Saturday night won’t just be the last home gymnastics meet of the season. It won’t just be that last meet of the regular season. It won’t even really be about No. 4 Utah coming to town.
Saturday night will be all about the seniors. Demetria Hunte, Chelsea Davis, Sarah Persinger and Whitney Kirby have spent four years competing in Stegeman coliseum, and it will all come to an end when the final pose is struck on floor and the final salute is given to the judges.
“When you finish a floor routine and you’re holding that last pose,” Persinger said. “I always make sure that I hold it for at least three, four seconds because the roar of the crowd is just something that if you don’t smile in that moment, then I don’t know what can make you happy.”
Although senior night for these four gymnasts has been four years in the making, many of the journeys started long before they first stepped foot in Athens. After being in a sport for nearly 20 years, it can be hard to say goodbye but for most, it’s time.
“I lay in bed at night thinking about it ending and then wake up and feel my body hurting,” Davis said. “I don’t know how I’m going to say goodbye to something that’s been my life for 19 years, but I know that my body is definitely ready. I’m just going to have to find a passion somewhere else.”
For Kirby the sport was yanked away from her too soon. Due to a torn rotator cuff, she decided to forego her redshirt season and call it quits on the activity that has defined her entire life since she was a young child.
“They don’t operate on shoulders like they used to and you may never get full range of motion back,” Georgia head coach Danna Durante said. “It’s finally better, but it just got to that point where your body’s telling you it’s time and that’s hard to hear.”
Back in 2012 when the coaching staff was in its first year, the members of this senior class were just sophomores and took the transition the hardest, according to Durante.
“They’ve all had different times where life is hard for them and there have been challenges in front of them,” Durante said. “Chelsea’s business-like approach like get out of my way, we’re going to work. Dee [is] just a sharp young lady. She didn’t compete a lot but she’s a huge part of this class and this team. And her just genuine love for everybody. Sarah, she’s a lover of people and she’s funny. Her southern accent gets me. Whit — this year has been a transition for her, going from what she’s done all her life to being on the side.”
The four will face another hardship in the coming months. Despite what most of the upperclassmen want to hear, there is life after gymnastics. And things don’t just stop after the lights are shut off at Stegeman for the final time. Apart from the postseason, each of the members of the senior class have plans for after graduation as well.
Hunte will go to London to work with her dad as a personal trainer before coming back in July and counseling kids as summer camp. Davis plans on entering grad school in August and eventually becoming a physical therapist.
For Persinger, the future isn’t as clear but she still knows the steps to take to get where she wants to be.
“I am kind of stepping into that big girl role, doing my resume, cover letters, applying for jobs, so it’s definitely different and maybe a little bit scary, but also very exciting,” she said. “I realize how much gymnastics has shaped me and this sport has just set me up for the rest of my life.”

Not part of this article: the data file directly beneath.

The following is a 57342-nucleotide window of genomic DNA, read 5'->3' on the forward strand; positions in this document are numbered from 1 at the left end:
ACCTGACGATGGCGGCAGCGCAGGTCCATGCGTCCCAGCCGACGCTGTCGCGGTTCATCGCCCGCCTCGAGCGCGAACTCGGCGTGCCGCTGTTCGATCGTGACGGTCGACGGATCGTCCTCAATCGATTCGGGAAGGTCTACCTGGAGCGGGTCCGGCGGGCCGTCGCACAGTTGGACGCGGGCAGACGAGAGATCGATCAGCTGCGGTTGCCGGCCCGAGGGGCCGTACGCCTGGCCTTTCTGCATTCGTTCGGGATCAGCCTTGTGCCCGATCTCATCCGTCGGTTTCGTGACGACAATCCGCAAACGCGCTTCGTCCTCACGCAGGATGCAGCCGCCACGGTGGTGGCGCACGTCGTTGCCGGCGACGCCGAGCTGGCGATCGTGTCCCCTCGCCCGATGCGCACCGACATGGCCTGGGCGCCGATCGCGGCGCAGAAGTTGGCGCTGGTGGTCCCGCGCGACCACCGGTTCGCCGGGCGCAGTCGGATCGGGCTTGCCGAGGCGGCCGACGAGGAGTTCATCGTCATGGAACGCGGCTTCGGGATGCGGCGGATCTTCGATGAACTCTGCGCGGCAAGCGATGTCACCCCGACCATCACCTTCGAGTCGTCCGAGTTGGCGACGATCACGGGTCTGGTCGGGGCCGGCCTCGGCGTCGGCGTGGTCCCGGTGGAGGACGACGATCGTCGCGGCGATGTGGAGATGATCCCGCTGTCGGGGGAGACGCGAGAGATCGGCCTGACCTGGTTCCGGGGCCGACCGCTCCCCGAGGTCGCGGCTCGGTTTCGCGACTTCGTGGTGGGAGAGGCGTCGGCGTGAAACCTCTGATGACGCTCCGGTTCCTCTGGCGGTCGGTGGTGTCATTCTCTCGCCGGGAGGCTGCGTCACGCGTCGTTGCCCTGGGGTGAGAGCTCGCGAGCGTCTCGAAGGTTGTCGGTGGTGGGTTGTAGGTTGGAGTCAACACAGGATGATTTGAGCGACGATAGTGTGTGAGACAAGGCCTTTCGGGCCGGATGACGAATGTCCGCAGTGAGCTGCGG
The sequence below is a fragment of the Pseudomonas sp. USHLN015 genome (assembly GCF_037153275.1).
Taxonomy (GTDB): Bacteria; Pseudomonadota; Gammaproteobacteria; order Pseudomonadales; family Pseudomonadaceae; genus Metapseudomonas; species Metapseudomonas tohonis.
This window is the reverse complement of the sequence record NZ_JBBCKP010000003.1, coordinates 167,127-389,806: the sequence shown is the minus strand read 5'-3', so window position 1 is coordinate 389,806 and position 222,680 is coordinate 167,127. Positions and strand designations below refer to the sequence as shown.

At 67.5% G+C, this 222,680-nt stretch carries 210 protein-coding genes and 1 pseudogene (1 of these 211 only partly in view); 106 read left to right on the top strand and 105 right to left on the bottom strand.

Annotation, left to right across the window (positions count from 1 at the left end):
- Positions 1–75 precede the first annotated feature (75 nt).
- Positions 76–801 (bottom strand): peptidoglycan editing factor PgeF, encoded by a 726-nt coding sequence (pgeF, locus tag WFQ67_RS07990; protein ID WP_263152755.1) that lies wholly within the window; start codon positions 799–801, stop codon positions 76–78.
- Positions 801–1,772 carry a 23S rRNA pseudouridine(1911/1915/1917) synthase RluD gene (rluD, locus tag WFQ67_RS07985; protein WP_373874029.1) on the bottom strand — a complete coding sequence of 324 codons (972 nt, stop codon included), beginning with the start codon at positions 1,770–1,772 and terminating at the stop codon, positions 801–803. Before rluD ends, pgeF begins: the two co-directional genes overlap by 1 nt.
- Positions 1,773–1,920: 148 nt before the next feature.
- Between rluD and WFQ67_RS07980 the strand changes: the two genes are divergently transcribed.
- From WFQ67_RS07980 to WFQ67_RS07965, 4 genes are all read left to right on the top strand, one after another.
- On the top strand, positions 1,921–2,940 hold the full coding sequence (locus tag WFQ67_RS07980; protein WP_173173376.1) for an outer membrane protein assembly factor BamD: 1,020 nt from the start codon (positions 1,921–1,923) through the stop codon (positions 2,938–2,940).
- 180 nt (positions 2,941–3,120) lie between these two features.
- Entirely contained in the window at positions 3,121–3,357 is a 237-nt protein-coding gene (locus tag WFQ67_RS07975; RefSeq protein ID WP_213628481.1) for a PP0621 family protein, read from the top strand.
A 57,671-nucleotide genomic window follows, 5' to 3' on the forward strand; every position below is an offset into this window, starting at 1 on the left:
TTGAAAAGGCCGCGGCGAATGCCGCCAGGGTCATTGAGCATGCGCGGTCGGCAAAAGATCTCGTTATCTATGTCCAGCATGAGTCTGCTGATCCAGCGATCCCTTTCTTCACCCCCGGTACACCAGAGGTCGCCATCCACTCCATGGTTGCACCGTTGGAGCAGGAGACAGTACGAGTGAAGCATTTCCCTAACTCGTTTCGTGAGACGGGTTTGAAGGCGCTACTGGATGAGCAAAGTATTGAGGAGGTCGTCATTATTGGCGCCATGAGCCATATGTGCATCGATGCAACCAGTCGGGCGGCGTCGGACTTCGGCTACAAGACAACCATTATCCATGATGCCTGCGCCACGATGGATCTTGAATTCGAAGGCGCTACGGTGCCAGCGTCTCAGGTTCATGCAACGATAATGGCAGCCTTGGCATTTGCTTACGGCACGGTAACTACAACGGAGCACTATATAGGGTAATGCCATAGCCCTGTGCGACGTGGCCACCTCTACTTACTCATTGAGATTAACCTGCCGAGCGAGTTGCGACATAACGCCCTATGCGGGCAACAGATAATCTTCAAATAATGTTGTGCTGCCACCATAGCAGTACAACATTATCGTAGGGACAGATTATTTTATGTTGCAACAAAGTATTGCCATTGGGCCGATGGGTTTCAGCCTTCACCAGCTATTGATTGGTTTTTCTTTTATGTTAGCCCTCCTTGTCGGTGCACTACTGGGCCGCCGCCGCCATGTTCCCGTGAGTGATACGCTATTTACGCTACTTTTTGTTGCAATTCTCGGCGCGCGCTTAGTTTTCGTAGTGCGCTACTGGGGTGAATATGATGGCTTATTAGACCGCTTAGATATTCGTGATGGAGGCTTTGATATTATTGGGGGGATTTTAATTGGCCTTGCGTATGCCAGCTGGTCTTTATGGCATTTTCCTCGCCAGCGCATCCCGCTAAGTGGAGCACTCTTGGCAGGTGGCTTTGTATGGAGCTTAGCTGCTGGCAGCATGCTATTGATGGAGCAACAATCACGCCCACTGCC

Struggles and looming retirement aside, the class will leave an impression on those to come for quite a while, especially on the rising seniors preparing to take its place next year.
“I’ve learned to become a leader as soon as you can,” junior Brittany Rogers said. “They told us, your time at UGA is so short and to make the most out of it and have no regrets. That in itself shows what it means to be a leader and tell the rest of the team that life is short and to enjoy this.”
Durante has also been preparing the junior class of Mary Beth Box, Brandie Jay and Rogers to take on that leadership role in the coming months, taking is as a goal of her own to prepare them in the best way possible.
“We always ask a lot of the juniors,” Durante said. “They don’t have to be the leader or the one, but they’re in a position of authority whether they’re ready for it or not.
That group reminds me a little bit of Cat [Hires], Kaylan [Earls] and [Lindsey] Cheek because they’re all very different and they all bring something very different but together a very good mix.”
But what Rogers wants to take away from the senior class the most is a combination of all the four have to offer. While she knows she isn’t perfect and can’t always do what others ask of her, she has already begun working on improving herself for the sake of her team.
“I’ve tried [leading by voice] this season,” Rogers said. “I come across as stern to some people, but I feel like we needed that a little bit this season. I have to learn when to say things and when to hold back and when to lead by example and when to not lead by example. I really hope that people can see [I’m not a robot] and trust me and know that I’m in it for the right reasons too.”
So when the senior class runs out of the tunnel in Stegeman for the final time and hears its names announced over the loud speakers and the crowd’s roar, the group knows its leaving the future of the team in good hands.
“If anything, be confident in your skills and be confident in the way you approach things. And that’s something that everyone else will follow behind,” Hunte said.